- Preserving Yellowstone
- CULTURE FRONT: Winter art season takes flight
- GET OUT: Desert dose before the snow
- WELL, THAT HAPPENED: Casualties of Ambition
- PROPS & DISSES
- THEM ON US
- REDNECK PERSPECTIVE: Chisler 348 death causes outrage
- MUSIC BOX: Days of digital free ride may be over
- THIS WEEK: Nov. 19-25
- Models of Diplomacy
THEM ON US: 4.2.14
JACKSON, WYO – Another Friday night in Rock Springs
This is so, well, Rock Springs.
Trailer trash talk erupted at a fifth-grade girls’ basketball game at Pilot Butte Elementary in Rock Springs last Friday night, and blew up into a full-fledged rumble in the stands.
Jennifer Brooks, 40, became verbally abusive to the opposing team’s players to the point she was asked to leave by security guard Russ Petek. The officer was punched in the face by Brooks for his trouble. When he tried to arrest her, Brooks’ daughter, Tess, and her boyfriend, Dusty Wagnone, intervened.
Wagnone put the guard in a “sleeper” hold while the Brooks family continued to wail on Petek. When Wagnone attempted to pull the gun from Petek’s holster, fellow Rock Springers finally jumped in and helped subdue the trio. They were all arrested on felony charges.
The Casper Star Tribune ran the story with all appropriate “allegedlys” in place.
JHMR is sick, bro
Snowboard Magazine spread the love last week – barely in time for the Mountain Resort’s closing date of April 6. Senior editor Nate Deschenes corralled pro-rider and Wyo. native Mark Carter for some insight on single-planking the Vill.
Carter advised February is the best month to shred. His secret stash is Finger Bang Woods (funny, we can’t find that on the resort map), and he fuels up at Nora’s for breakfast.
Deschenes dropped phrases like “Rad resort,” “snowboarding mecca” and “legendary Teton powder.” Sounds about right.
QB by committee in Laramie
The Wyoming Cowboys went from having the best quarterback in the Mountain West Conference to opening the job for anyone who wants it – or proves they deserve it.
No less than five Poke signal-callers will compete for the job of squatting behind center, according to Wyoming’s new offensive coordinator and quarterbacks coach, Brent Vigen. Tom Thornton, Colby Kirkegaard, Aaron Young, Sam Stratton and T.J. Patterson are all in the mix to run the huddle during the upcoming spring drills. Who will be quarterbacking the team for the opener on August 30 against the Montana Grizzlies is anyone’s guess.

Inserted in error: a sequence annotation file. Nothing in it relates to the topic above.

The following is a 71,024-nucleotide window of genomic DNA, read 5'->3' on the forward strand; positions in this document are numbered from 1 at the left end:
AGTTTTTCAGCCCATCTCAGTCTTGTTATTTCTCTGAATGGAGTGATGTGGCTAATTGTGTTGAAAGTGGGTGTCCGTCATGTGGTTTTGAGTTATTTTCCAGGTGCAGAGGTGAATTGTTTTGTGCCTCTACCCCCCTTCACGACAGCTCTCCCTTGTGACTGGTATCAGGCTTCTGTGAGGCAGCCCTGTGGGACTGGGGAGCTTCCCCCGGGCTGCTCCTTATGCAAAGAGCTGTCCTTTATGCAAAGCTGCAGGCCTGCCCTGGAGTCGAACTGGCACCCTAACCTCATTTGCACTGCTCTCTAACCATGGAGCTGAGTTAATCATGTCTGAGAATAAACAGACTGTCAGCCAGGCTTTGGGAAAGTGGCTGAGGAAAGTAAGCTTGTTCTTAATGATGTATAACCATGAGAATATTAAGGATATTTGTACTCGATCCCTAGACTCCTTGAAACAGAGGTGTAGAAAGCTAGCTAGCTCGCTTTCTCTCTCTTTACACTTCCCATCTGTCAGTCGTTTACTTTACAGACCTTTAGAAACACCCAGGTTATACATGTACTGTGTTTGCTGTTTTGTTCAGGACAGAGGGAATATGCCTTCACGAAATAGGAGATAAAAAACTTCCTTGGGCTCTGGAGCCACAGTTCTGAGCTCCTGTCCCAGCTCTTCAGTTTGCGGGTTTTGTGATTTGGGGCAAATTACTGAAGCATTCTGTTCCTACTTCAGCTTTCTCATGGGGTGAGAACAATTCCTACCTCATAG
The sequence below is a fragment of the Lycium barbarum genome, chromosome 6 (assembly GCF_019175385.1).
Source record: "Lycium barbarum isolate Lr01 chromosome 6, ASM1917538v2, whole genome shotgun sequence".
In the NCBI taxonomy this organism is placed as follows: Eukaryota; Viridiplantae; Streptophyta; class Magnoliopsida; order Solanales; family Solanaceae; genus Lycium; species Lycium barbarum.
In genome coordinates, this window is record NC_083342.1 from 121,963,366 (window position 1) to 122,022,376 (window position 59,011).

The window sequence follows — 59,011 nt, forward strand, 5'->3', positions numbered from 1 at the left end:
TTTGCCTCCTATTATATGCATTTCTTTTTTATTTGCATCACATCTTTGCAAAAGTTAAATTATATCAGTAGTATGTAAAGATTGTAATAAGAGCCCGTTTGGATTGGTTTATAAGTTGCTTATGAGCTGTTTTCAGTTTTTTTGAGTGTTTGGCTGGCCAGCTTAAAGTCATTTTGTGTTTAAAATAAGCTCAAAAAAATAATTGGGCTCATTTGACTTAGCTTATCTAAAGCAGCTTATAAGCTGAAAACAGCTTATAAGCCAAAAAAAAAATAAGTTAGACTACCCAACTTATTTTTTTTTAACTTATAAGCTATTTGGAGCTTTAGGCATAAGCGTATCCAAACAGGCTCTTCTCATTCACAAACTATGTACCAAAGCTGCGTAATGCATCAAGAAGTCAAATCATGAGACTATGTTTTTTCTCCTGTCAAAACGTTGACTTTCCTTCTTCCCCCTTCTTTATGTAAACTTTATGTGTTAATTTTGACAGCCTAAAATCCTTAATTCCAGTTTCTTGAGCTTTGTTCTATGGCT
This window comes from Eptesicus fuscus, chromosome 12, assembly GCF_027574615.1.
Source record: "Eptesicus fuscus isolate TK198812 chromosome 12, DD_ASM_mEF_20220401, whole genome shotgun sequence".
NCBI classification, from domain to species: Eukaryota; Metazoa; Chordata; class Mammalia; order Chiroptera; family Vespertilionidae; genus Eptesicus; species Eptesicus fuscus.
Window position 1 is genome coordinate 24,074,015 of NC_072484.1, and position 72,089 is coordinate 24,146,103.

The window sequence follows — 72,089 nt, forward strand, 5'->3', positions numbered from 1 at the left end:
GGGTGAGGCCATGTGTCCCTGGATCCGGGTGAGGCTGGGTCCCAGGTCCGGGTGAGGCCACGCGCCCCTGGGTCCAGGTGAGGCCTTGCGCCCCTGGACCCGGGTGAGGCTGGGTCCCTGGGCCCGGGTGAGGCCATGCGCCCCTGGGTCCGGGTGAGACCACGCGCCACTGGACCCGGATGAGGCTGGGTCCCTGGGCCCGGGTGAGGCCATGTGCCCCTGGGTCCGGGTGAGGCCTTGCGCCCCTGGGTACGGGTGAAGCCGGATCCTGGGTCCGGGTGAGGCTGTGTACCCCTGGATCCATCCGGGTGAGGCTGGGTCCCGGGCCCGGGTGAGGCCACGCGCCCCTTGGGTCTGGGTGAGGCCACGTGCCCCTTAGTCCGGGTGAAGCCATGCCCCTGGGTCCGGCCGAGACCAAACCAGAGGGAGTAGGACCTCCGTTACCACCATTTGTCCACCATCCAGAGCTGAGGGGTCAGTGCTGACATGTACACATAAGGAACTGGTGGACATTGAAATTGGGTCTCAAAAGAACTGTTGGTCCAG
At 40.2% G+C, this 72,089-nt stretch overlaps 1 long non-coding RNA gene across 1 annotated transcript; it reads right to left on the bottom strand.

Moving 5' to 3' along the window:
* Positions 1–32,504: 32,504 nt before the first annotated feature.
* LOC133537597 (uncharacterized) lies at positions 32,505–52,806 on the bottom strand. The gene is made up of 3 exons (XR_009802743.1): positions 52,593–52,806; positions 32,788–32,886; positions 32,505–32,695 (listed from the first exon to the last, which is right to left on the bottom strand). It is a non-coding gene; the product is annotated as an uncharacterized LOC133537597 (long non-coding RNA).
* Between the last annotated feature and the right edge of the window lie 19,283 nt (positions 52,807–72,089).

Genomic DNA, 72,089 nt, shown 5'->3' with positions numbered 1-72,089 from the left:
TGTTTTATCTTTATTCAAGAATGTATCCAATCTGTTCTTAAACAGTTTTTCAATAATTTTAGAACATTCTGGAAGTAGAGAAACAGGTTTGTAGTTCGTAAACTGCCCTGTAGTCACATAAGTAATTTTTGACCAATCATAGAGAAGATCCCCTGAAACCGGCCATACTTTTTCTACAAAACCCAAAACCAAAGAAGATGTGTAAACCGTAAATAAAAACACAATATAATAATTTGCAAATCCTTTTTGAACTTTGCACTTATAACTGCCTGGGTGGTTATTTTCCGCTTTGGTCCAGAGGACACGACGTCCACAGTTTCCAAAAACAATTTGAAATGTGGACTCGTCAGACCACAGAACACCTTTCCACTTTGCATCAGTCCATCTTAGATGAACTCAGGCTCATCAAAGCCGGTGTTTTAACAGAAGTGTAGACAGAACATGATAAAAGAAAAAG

The Miami Herald ran the piece largely borrowed from the Star Tribune.
Elk hunt a success
Data out of Wyoming Game and Fish looks fairly encouraging for elk supporters. Hunters harvested 1,437 animals from the Jackson elk herd last fall, a 30 percent increase. The Fall Creek herd continues to struggle, however. Numbers were down there – a 15 percent drop over last year’s success rate.
Statewide, hunters harvested a record number of elk for the second year in a row.
Several state papers ran the news including the Gillette News Record.
Wyo. Air Force officer canned
The Wyoming Tribune Eagle is reporting the firing of Col. Donald Holloway from the F.E. Warren Air Force Base in Cheyenne.
“The move came as the Air Force fired nine mid-level nuclear commanders and said it would discipline dozens of junior officers in response to an exam-cheating scandal that spanned a far longer period than originally reported,” the piece stated. The missile base came under fire last year for protocol issues. Col. Tracey Hayes, commander of the 90th Missile Wing, cited a “loss of confidence” in Holloway’s ability to lead, according to the story. Holloway was a senior officer at the base.
Smoke smuggling in Wyoming
Wyoming continues to top many year-end lists. This one was news to us. According to a March study reported by the Tax Foundation, the Cowboy State ranks second behind only New Hampshire for cigarettes smuggled to other states.
Mackinac Center for Public Policy conducted the research which concluded most, if not all, of the cancer sticks smuggled out of Wyoming were done so by individuals looking to beat higher taxes elsewhere, rather than the work of organized crime rings.
The term “smuggling” is used liberally, it seems. Some 34.9 million packs of cigs were sold in Wyoming in 2012.
“Of that, 28.5 million were estimated to have been consumed in the state and 6.3 million left the state. The center describes the 6.3 million as smuggled because the people who sold them didn’t pay taxes to the states they live in,” wrote the story’s author, Laura Hancock, for the Star Tribune.